Elizabeth Lim, author of highly-anticipated Spin the Dawn (Preorder link), was the first and most surprising to agree to do a Q and A a week before I posted my review for Spin the Dawn. To say I was in shock, thankful and in shock (yes I meant to say that twice), would be an understatement. Not only was I all those things but it gave me the courage to move forth and ask all the other participating authors if they would consider doing the same. So both they, you and I can blame Ms. Lim for this entire Summer Fling. ‘
And while I can’t speak for everyone, I will always be eternally grateful.
1) I read where you talked about a professor telling you that there was too much of your voice in your writing. I was a huge writer in college. I wanted to go into sports journalism until a professor told me it would be a waste of my talent. That pretty much killed my ability to write and I ended up in PR and then Education (not that Education is bad).
Do you think professors need to learn to nurture writers and their love/passion/path rather than what they think should be their path? How can they do that better or maybe How would you do that better?
Ack! I’m so sorry to hear this happened to you. I didn’t take many English classes in college, so I didn’t have many professors that guided me with my writing (the teacher who told me I had too much voice in my writing was my fifth grade teacher!). Of course I think it’s helpful if professors nurture writers and their love for the craft, but what I also think it’s important for we writers to be passionate enough that we don’t need them to. The path to writing a book is filled with so much self-doubt and rejection that it’s so valuable for writers to build resilience and believe in themselves and why they want to write. That being said, writing mentors can come from all walks of life and they need not be professors or even writers themselves. My dearest writing mentors would be my agent and my husband!
2) As you begin the second book in the Blood of Stars series, what progression over time have you seen for yourself as a writer?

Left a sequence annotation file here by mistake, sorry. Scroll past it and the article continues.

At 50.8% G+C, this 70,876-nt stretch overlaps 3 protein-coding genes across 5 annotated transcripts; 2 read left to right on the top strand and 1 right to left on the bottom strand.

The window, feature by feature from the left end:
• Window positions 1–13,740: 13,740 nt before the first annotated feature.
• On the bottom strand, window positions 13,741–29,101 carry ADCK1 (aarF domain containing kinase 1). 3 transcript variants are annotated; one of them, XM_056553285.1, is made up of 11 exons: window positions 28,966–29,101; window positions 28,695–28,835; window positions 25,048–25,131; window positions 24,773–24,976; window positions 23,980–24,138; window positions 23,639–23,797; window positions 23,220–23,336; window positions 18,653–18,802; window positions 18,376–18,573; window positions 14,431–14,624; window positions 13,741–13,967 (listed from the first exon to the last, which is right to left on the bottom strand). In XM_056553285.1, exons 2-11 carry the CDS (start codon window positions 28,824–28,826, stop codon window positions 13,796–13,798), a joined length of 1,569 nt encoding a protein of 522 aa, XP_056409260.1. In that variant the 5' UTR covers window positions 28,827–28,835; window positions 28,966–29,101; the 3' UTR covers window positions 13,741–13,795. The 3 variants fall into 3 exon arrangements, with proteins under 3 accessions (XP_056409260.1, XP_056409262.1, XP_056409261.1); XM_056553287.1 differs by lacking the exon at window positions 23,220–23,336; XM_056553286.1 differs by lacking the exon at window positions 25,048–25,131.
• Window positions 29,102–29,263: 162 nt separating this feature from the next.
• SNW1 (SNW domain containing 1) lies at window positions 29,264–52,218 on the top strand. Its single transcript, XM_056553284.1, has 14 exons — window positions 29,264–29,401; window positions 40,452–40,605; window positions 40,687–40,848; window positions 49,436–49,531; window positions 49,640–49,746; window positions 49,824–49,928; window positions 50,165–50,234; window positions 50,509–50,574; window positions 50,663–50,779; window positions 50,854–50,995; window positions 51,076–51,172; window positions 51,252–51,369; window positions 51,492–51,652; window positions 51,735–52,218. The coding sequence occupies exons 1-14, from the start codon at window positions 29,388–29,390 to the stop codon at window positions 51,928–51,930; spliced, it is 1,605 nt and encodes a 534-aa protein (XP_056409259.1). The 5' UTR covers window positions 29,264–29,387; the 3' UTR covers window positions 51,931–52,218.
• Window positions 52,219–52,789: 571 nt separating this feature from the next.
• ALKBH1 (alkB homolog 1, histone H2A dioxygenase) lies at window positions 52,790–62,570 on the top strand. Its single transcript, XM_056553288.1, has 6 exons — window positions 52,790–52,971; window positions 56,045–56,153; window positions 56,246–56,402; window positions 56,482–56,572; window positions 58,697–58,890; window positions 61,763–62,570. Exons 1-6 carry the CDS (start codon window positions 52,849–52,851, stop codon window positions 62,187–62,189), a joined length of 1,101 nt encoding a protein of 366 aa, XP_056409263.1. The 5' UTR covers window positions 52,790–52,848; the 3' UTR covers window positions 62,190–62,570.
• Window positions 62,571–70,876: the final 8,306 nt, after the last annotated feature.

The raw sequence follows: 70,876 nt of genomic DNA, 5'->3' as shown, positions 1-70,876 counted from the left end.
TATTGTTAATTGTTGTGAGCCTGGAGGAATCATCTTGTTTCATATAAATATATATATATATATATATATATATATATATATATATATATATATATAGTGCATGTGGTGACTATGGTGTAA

I outline a lot more! I think that’s been the biggest change for me as a writer. It’s difficult to write a sequel and end a series without some amount of planning, and given that I was on deadline, I found that a detailed outline helped a lot.
3) Writers always talk about their community of writers- those that they send their work out for critiques and most trusted opinions. Assuming this isn’t a secret society among each writer- who are those you trust to put the brutal in brutal honesty and what is the best constructive criticism they have given you?
My husband’s my alpha reader, and probably the most brutal of my editors. I send him all my work first then I pass it to my critique group, which is two fellow writers whom I’ve known for years and trust. So my community is pretty small, but it works for me!
4) Is fantasy your favorite genre to read, as well as to write- or do you feel the need to read other kinds of genres? Why do you feel yourself drawn to write fantasy? Was there a “homerun” fantasy book that grabbed you and didn’t let go?
Yes, it’s my favorite genre to read, and it always has been! When I read, I love being able to let go of the mundane checklists in my head (like pick up groceries and do the laundry!) and to trust the author to take me to someplace far from reality. I also love fairytales and myths and stories with enchantment, and having grown up devouring as many of them as I could, it fel natural for me to want to write one. There wasn’t a “homerun” fantasy book that grabbed me, but back when I was a kid, I adored Patricia Wrede’s “Dealing with Dragons” series, Ella Enchanted by Gail Carson Levine, and pretty much everything by Juliet Marillier and Tamora Pierce.
6) Heidi Heilig’s music comes through For a Muse of Fire through so many different formats. I’ve heard you talk about how your prose often demonstrates your love of music and a lyrical quality. Can you see yourself ever infusing a direct correlation of different formats such as poetry, lyrics etc into your work?
Hah, I did a lot of that in my previous life as a composer. I wrote a lot for voice, so I often worked with poetry or collaborated with playwrights. I haven’t thought too much about what I’d do as a writer, but I’ve definitely sketched out some songs that are related to my characters and books—just not sure if I’ll share them with the public yet!
7) If there is anything you’ve ever wanted to discuss, express or say that you were just dying to be asked or just had an open question to run with– here is your opportunity- SHOOT!
Not too much! Just that SPIN THE DAWN is the story I wish I’d had when I was a teen; it’s full of Chinese culture, fairy tales, and magic, and I’m so grateful that it will be published this year! Hoping readers will love it 🙂
Elizabeth Lim is the author of Spin the Dawn (out 7.9.19 with Knopf BFYR) and Reflection: A Twisted Tale (Disney Press). Raised on a hearty diet of fairy tales, myths, and songs, Elizabeth was a professional film and video game composer before becoming an author. She grew up mostly in the San Francisco Bay Area, and now lives in New York City with her husband and their daughter.